Most Americans support helping Ukraine with military equipment, but they are split on how long the U.S. should be involved.
WHY IT MATTERS—As the weather gets colder, military action in Ukraine becomes more difficult. This can create the perception of a stalemate, which could increase calls for a peace settlement.
SHIFTING SUPPORT – In November, Chicago Council Surveys conducted a follow-up poll to its July poll on support for American policy in Ukraine. It revealed:
- 48 percent believe the U.S. should support Ukraine “as long as it takes,” a decrease of 10 points since July
- 47 percent believe the U.S. should urge Ukraine to settle for peace as soon as possible, an increase of 9 points since July
The November poll also asked which side had the advantage in the war:
- 26 percent said Russia
- 26 percent said Ukraine
- 46 percent said Neither
These perceptions greatly influenced how respondents chose when asked which of three options for U.S. policy toward Ukraine they preferred. Overall:
- 40 percent prefer maintaining the current level of support indefinitely, compared to 56 percent of those who think Ukraine has the advantage
- 27 percent prefer intervening militarily to end the war in favor of Ukraine as quickly as possible, compared to 33 percent of those who believe Russia has the advantage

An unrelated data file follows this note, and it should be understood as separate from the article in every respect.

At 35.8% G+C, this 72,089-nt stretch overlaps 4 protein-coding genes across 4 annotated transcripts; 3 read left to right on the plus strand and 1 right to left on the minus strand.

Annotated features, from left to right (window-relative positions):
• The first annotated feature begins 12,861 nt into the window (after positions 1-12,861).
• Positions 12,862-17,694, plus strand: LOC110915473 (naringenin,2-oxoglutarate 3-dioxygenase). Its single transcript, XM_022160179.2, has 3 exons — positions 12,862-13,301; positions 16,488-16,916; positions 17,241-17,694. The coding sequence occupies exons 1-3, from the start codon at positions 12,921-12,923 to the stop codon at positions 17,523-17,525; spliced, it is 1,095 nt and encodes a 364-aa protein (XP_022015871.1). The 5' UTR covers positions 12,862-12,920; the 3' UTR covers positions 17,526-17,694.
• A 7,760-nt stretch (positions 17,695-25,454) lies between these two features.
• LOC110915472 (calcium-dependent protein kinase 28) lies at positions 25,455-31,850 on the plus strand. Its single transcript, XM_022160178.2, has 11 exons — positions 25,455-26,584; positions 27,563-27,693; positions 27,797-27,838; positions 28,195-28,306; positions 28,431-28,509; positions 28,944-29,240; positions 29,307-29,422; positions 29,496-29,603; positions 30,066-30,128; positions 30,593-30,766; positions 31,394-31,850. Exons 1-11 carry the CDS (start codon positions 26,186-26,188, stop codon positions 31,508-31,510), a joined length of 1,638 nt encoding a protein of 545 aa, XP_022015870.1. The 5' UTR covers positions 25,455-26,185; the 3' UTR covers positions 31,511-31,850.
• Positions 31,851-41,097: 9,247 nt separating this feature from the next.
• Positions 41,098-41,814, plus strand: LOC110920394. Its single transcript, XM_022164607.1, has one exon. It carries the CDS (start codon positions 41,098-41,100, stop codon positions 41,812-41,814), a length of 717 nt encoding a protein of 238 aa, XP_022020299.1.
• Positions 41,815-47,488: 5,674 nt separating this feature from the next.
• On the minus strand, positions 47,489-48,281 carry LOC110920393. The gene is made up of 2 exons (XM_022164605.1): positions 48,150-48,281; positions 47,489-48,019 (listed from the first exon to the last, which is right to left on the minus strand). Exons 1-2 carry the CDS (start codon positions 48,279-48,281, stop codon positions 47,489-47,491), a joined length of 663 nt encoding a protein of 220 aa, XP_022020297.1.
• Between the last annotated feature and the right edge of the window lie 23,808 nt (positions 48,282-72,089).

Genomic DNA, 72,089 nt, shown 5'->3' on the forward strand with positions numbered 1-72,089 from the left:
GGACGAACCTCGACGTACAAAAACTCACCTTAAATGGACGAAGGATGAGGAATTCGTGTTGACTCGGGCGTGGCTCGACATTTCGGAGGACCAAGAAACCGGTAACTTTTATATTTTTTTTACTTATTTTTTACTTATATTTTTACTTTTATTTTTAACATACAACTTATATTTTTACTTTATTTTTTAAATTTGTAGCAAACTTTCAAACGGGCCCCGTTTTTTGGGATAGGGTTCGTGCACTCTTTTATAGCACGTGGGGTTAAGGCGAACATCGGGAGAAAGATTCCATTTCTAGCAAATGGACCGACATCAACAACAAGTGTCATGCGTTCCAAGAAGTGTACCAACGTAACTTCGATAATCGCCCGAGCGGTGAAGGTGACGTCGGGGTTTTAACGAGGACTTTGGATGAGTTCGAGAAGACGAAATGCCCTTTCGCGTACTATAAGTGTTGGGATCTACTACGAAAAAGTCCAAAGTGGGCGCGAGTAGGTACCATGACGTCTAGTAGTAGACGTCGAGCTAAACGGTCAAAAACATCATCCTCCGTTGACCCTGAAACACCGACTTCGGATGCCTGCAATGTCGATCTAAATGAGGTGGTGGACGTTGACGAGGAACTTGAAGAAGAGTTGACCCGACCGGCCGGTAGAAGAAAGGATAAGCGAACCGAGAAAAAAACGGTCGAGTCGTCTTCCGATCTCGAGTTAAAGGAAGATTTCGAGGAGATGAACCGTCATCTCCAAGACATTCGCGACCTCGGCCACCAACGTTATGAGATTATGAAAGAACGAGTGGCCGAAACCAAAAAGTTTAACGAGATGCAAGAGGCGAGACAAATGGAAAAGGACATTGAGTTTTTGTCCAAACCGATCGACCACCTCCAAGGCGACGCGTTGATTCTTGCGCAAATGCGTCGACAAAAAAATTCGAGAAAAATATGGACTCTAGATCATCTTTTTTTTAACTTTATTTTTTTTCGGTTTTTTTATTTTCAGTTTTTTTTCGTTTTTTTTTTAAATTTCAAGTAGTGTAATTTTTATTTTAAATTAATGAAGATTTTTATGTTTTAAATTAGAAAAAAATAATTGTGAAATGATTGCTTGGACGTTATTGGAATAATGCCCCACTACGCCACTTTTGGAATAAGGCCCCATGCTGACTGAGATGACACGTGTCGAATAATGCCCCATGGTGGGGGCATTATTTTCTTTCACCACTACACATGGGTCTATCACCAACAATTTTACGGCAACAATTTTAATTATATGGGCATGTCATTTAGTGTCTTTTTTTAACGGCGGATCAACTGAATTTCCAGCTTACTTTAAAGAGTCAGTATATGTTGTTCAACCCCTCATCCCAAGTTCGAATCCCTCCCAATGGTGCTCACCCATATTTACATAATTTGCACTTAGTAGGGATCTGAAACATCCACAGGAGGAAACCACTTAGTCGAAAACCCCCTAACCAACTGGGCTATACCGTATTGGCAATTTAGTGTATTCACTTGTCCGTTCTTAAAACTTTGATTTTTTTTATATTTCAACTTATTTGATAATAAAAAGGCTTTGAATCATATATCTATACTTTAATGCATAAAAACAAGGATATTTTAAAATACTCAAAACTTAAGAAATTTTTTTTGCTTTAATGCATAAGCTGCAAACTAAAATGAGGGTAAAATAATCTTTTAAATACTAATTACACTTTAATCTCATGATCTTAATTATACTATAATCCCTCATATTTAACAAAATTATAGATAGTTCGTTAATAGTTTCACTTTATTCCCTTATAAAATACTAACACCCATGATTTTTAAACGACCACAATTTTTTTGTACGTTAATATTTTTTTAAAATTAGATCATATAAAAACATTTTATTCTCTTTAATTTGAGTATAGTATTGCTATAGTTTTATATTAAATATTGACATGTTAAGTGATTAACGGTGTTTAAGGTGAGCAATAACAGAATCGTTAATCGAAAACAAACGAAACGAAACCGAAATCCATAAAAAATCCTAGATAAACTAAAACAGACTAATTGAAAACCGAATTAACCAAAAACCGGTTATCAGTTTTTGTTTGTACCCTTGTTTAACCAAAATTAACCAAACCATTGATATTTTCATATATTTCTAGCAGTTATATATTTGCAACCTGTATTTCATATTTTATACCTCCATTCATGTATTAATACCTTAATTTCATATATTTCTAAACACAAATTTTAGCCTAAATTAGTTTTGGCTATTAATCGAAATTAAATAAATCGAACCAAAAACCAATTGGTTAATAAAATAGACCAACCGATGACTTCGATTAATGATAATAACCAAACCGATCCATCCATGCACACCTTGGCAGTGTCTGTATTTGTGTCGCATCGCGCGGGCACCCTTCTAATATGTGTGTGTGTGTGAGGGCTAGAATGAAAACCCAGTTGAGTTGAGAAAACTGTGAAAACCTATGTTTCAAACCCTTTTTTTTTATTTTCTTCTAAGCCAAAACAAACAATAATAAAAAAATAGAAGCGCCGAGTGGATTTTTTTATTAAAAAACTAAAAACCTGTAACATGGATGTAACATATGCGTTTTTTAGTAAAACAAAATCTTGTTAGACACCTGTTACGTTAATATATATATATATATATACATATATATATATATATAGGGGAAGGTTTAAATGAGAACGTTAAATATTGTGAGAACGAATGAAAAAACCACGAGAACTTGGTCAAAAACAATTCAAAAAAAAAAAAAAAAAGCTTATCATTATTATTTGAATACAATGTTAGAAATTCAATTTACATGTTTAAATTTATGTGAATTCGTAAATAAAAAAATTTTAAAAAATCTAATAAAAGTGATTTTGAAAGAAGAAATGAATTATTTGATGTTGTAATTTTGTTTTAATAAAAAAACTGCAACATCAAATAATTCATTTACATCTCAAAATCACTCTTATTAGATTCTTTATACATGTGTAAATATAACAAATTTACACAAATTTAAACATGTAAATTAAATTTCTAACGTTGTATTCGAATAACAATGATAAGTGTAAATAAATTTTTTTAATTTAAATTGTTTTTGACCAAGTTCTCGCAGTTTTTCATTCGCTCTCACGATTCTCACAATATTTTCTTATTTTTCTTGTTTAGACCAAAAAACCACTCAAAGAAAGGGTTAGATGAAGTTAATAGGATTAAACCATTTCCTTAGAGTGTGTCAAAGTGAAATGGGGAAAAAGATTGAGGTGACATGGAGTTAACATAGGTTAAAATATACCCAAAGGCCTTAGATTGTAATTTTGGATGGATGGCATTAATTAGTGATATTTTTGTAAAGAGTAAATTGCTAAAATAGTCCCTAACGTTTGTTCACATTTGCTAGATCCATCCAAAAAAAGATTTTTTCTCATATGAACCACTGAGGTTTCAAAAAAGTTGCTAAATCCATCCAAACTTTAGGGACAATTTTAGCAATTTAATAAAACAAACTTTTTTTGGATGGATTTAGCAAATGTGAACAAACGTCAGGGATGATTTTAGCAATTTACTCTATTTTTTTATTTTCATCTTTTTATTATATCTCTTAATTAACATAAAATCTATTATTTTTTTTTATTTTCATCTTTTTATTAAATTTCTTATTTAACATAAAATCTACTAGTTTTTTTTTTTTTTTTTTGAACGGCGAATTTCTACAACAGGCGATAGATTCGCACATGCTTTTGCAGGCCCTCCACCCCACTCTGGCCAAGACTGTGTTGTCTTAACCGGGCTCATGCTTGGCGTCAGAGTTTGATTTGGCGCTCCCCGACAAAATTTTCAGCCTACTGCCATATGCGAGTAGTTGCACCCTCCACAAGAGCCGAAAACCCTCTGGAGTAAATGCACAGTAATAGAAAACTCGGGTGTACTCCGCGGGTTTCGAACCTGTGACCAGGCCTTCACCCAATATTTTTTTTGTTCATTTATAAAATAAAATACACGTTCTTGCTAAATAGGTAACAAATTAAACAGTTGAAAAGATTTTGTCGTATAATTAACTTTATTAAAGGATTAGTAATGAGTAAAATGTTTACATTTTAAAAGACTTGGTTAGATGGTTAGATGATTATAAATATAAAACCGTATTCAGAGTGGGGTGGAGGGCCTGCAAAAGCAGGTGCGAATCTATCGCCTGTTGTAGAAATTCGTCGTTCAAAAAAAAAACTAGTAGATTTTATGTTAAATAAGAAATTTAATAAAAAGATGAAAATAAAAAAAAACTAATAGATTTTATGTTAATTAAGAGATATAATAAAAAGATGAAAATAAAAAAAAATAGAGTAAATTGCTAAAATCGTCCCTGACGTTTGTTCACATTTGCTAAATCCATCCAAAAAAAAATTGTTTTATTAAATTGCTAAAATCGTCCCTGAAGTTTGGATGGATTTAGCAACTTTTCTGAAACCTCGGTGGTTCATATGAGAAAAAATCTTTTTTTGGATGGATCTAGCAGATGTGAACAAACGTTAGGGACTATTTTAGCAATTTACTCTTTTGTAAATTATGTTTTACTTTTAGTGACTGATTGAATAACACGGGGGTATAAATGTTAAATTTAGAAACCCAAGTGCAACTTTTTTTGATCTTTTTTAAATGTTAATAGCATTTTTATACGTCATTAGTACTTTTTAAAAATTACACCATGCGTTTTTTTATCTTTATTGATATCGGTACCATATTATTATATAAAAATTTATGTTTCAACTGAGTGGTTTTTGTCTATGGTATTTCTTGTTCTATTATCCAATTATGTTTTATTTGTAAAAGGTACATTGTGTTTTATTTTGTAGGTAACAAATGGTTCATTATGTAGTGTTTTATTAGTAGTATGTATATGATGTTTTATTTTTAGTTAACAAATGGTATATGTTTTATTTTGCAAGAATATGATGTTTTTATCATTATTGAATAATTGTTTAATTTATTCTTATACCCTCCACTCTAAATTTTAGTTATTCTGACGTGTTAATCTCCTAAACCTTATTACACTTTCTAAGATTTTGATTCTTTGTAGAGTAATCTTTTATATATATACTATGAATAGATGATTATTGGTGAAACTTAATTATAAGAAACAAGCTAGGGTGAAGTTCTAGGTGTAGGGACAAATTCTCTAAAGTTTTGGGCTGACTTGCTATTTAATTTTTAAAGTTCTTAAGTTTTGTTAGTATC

- 29 percent prefer gradually withdrawing U.S. support for Ukraine, compared to 36 percent of those who believe Russia has the advantage
There was also a significant partisan difference in support of the three options for U.S. policy despite similar views by party on who is currently winning.
- 53 percent of Democrats support indefinite support compared to 28 percent of Republicans
- 43 percent of Republicans support gradually withdrawing U.S. support for Ukraine compared to 19 percent of Democrats
BOTTOM LINE—On balance, Americans are still in favor of U.S. support for Ukraine to help them win the war, but that support is weakening as the conflict drags on.
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